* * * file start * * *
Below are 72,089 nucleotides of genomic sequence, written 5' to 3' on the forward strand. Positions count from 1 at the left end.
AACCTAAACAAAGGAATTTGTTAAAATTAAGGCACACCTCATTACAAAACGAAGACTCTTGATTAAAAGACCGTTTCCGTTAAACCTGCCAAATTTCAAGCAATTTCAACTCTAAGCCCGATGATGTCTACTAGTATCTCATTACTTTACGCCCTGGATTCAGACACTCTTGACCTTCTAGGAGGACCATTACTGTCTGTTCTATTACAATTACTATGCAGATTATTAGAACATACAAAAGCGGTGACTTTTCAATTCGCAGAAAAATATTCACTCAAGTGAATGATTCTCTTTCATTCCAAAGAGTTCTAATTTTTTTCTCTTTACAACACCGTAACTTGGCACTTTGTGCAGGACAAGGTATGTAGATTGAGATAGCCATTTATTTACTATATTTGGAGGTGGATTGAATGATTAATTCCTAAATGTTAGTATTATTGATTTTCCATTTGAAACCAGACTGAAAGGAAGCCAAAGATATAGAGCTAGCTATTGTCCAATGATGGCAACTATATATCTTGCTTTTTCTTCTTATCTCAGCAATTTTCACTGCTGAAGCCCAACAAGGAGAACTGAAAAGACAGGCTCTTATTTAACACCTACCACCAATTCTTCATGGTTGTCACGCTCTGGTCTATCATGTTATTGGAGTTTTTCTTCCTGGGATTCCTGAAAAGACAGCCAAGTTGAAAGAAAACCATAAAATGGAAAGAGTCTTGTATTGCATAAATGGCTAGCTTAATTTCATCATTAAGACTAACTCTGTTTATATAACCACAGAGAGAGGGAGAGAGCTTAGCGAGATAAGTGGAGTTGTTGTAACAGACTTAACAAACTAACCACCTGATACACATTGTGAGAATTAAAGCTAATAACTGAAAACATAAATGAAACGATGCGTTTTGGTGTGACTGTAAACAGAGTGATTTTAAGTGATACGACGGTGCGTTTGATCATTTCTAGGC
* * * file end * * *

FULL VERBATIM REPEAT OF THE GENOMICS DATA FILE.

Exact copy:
Below are 72,089 nucleotides of genomic sequence, written 5' to 3' on the forward strand. Positions count from 1 at the left end.
AACCTAAACAAAGGAATTTGTTAAAATTAAGGCACACCTCATTACAAAACGAAGACTCTTGATTAAAAGACCGTTTCCGTTAAACCTGCCAAATTTCAAGCAATTTCAACTCTAAGCCCGATGATGTCTACTAGTATCTCATTACTTTACGCCCTGGATTCAGACACTCTTGACCTTCTAGGAGGACCATTACTGTCTGTTCTATTACAATTACTATGCAGATTATTAGAACATACAAAAGCGGTGACTTTTCAATTCGCAGAAAAATATTCACTCAAGTGAATGATTCTCTTTCATTCCAAAGAGTTCTAATTTTTTTCTCTTTACAACACCGTAACTTGGCACTTTGTGCAGGACAAGGTATGTAGATTGAGATAGCCATTTATTTACTATATTTGGAGGTGGATTGAATGATTAATTCCTAAATGTTAGTATTATTGATTTTCCATTTGAAACCAGACTGAAAGGAAGCCAAAGATATAGAGCTAGCTATTGTCCAATGATGGCAACTATATATCTTGCTTTTTCTTCTTATCTCAGCAATTTTCACTGCTGAAGCCCAACAAGGAGAACTGAAAAGACAGGCTCTTATTTAACACCTACCACCAATTCTTCATGGTTGTCACGCTCTGGTCTATCATGTTATTGGAGTTTTTCTTCCTGGGATTCCTGAAAAGACAGCCAAGTTGAAAGAAAACCATAAAATGGAAAGAGTCTTGTATTGCATAAATGGCTAGCTTAATTTCATCATTAAGACTAACTCTGTTTATATAACCACAGAGAGAGGGAGAGAGCTTAGCGAGATAAGTGGAGTTGTTGTAACAGACTTAACAAACTAACCACCTGATACACATTGTGAGAATTAAAGCTAATAACTGAAAACATAAATGAAACGATGCGTTTTGGTGTGACTGTAAACAGAGTGATTTTAAGTGATACGACGGTGCGTTTGATCATTTCTAGGC